And negative factor that I must point out is that your perspective on the importance of UN resolutions depends on what country you're living in. And for most countries the United Nations is a revered institution and these resolutions are very important. But I'm sorry to said that in the United States, most members of the Congress don't even know about these UN resolutions. There is a huge gap between the United Nations in New York and the United States Federal Government in Washington, D.C. So one of our jobs in the United States is to try to raise awareness of the United Nations and these resolutions both to the people and to our government. I have some ideas about further cooperation among our groups, but I'll hold those for later in the discussion. Thank you very much.
And like Jackie, I am at least somewhat pleased to be able to report that where I come from, people in many communities are both commemorating the past and today holding demonstrations and panels, candlelight vigils with a focus on resisting Bush's administration's race to abrogate treaties and to consolidate its global power through nuclear terrorism. There is resistance happening in the United States.
I think, in the United States in the last couple of months, there is a growing awareness that's the U.S. is becoming more isolated from the rest of the world. And there is a growing debate in the United States about this. So I think that anything that can be done at the level of the United Nations or elsewhere -- I would even include boycotting U.S. products like Walt Disney and other products -- isolate the United States and send a powerful message to the American people: What the Government is doing is simply unacceptable.
For the Japanese people, I think, you have a special very real responsibility. With the Koizumi Government, you have a government which is moving more and more to align itself with United States working hand-in-hand as its global partner.
And you have a growing militarization in the society, with his threatening with textbooks and his threatened visit to Yasukini (Shrine). If the United States is to be isolated and its nuclear policy is broken, you have to change your government. You have to end your government's complicity and support.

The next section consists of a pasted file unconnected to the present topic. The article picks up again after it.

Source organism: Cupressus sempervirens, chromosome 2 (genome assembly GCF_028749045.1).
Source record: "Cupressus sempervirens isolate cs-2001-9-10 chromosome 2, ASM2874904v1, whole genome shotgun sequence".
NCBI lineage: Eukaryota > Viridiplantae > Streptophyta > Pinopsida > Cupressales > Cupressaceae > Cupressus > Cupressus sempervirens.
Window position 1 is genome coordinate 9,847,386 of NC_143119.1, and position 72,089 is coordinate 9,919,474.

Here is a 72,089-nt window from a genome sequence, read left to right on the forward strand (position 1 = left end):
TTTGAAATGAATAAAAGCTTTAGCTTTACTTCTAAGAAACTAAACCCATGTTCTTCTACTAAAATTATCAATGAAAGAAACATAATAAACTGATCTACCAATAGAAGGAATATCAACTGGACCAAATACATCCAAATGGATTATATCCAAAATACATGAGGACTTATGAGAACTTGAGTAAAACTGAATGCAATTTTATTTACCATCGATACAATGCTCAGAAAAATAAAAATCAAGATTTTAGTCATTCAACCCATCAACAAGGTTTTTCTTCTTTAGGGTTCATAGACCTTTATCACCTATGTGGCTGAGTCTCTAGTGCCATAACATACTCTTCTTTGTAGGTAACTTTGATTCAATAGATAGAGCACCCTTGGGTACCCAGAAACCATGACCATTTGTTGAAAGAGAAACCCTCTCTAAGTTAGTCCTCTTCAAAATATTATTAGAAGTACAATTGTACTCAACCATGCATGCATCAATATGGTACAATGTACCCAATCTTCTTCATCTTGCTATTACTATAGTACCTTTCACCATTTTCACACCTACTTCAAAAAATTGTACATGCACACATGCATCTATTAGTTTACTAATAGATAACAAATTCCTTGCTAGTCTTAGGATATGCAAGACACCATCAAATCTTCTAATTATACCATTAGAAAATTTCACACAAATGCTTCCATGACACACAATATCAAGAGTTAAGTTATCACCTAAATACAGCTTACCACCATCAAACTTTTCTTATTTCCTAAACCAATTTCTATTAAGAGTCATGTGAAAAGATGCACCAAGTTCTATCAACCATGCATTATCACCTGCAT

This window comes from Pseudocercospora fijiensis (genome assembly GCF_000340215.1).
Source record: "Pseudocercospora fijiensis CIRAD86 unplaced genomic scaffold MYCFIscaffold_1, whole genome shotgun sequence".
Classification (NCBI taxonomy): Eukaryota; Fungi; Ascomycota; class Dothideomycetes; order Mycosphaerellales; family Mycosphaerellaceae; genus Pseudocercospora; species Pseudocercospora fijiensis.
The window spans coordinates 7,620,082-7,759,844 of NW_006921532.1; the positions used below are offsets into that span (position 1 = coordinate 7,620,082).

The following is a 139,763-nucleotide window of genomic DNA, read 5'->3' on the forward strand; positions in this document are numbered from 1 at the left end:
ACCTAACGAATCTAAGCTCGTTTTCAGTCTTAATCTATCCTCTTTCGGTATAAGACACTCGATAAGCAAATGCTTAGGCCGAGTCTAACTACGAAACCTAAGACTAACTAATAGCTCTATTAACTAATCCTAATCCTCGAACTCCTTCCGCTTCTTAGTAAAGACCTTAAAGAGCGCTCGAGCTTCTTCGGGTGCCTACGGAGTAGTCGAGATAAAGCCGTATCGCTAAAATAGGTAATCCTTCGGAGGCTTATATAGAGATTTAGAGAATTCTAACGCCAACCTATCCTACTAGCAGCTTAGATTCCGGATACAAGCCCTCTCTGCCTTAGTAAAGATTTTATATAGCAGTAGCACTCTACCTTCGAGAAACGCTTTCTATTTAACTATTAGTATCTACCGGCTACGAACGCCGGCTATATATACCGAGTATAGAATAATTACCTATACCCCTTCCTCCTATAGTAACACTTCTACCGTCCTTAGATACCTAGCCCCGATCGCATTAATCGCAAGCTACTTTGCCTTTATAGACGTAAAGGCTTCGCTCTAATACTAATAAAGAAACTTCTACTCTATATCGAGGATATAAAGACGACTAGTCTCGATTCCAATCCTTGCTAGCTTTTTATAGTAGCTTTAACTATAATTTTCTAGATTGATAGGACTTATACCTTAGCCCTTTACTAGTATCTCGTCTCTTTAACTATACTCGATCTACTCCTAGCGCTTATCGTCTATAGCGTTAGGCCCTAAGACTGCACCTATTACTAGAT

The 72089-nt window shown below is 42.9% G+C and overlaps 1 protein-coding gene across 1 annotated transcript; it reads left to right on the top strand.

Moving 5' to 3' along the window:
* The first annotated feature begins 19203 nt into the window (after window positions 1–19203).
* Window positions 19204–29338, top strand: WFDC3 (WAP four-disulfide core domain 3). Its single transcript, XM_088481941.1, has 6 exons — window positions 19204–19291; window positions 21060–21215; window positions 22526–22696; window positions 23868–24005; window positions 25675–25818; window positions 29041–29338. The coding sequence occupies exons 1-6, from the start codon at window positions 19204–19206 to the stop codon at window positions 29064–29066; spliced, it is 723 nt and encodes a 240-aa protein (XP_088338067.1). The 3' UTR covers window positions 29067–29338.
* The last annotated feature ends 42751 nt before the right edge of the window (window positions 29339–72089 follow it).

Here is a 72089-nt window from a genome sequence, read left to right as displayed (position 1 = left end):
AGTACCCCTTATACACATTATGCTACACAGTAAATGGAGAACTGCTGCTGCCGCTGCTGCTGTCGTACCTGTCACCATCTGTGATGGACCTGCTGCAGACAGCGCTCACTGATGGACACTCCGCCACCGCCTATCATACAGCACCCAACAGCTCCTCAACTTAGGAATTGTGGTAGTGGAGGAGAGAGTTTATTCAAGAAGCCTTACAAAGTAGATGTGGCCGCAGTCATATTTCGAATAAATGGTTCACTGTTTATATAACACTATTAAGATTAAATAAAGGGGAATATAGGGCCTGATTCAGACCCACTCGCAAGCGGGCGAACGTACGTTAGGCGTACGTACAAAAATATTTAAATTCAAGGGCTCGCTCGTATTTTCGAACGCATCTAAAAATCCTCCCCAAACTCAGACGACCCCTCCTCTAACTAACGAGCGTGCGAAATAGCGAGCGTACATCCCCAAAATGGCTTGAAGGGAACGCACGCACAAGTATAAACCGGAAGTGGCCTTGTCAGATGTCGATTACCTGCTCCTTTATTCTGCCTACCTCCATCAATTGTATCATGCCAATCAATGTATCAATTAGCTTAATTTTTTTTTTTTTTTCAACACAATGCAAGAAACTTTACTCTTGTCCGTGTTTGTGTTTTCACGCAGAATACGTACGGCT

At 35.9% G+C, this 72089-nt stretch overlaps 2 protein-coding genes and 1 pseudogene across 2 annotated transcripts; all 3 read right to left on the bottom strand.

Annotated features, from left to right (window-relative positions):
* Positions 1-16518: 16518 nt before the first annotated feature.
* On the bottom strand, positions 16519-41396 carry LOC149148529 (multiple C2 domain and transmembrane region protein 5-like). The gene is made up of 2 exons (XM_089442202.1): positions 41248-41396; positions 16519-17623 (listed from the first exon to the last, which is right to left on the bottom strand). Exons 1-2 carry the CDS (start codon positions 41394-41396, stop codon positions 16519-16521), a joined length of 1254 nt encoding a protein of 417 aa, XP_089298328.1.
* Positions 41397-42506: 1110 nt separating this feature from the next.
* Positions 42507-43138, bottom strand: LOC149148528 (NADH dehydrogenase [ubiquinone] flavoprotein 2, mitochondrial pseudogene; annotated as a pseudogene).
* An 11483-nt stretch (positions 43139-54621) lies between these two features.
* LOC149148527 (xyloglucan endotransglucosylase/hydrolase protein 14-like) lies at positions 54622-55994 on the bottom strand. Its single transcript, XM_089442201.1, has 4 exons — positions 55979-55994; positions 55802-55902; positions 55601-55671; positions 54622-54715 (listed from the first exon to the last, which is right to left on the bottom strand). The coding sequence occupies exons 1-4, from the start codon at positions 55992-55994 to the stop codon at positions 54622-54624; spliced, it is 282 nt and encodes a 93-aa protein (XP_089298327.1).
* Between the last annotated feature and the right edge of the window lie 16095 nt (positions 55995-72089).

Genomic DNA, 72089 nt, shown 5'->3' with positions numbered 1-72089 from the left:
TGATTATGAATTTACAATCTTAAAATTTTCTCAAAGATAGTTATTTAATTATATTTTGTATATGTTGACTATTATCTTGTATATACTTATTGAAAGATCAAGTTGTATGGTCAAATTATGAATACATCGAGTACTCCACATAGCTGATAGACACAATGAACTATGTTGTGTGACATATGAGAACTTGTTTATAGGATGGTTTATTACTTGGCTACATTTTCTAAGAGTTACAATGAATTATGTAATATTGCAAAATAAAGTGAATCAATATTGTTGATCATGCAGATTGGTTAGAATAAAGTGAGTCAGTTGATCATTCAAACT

The last thing to say with the time remains, is that while we work with Governments and there are some exceptional Governments, the real power lies with the people. And we find our power in both our imagination and more important in our will.
If we come to Hiroshima and Nagasaki and Bikini and to places in the United States which have been pointed by nuclear powers, nuclear programs, we are horrified. We have to resist that with all of our will. It means not to be lazy. It means to struggle with the same courage of the Hibakusha. It means to use your imagination in a culturally appropriate way. When George Bush went to Sweden the people showed their disdain for him by writing "Bush Go Home!" on their rear ends -- on their asses. And when he came they drop their pants and said, "Go home".
That showed how much they couldn't stand this evil man and they sent a powerful message to the United States where their picture was on the front page of the New York Times. That was the message to all the American people.
I think when we are talking about the promises made by certain governments, we would say, looking at it from the British point of view, that our government had its fingers crossed behind its back when it made the promise, which, as all our children in the playground know in the U.K., mean that you don't mean that promise. But it looks good. It's what you are supposed to say.
So I think we have a very difficult job for those of us in the states which have nuclear capability and nuclear weapons. But I think the first message for all of us is that at the moment as has been said, a lot of the treaties underpinning the sort of nuclear containment at the moment, are under threat. And we have a job to strengthen our government's perspective on those treaties to make sure that our governments are lobbying for those treaties to be maintained. That's the first thing we can all do.
When I look at the U.K., I'm aware that I'm hearing in my ear much of what I've heard from the Japanese here. When you criticize your government and say it's too much with the Americans, so as mine. Mr. Blair, our prime minister, wants to maintain what he views as a historical special relationship with the United States. For us that relationship means, the United States ask, and the British government says yes. So they're likely to agree to the use of our early warning station at Farlingdales to be part of the international missile defense system.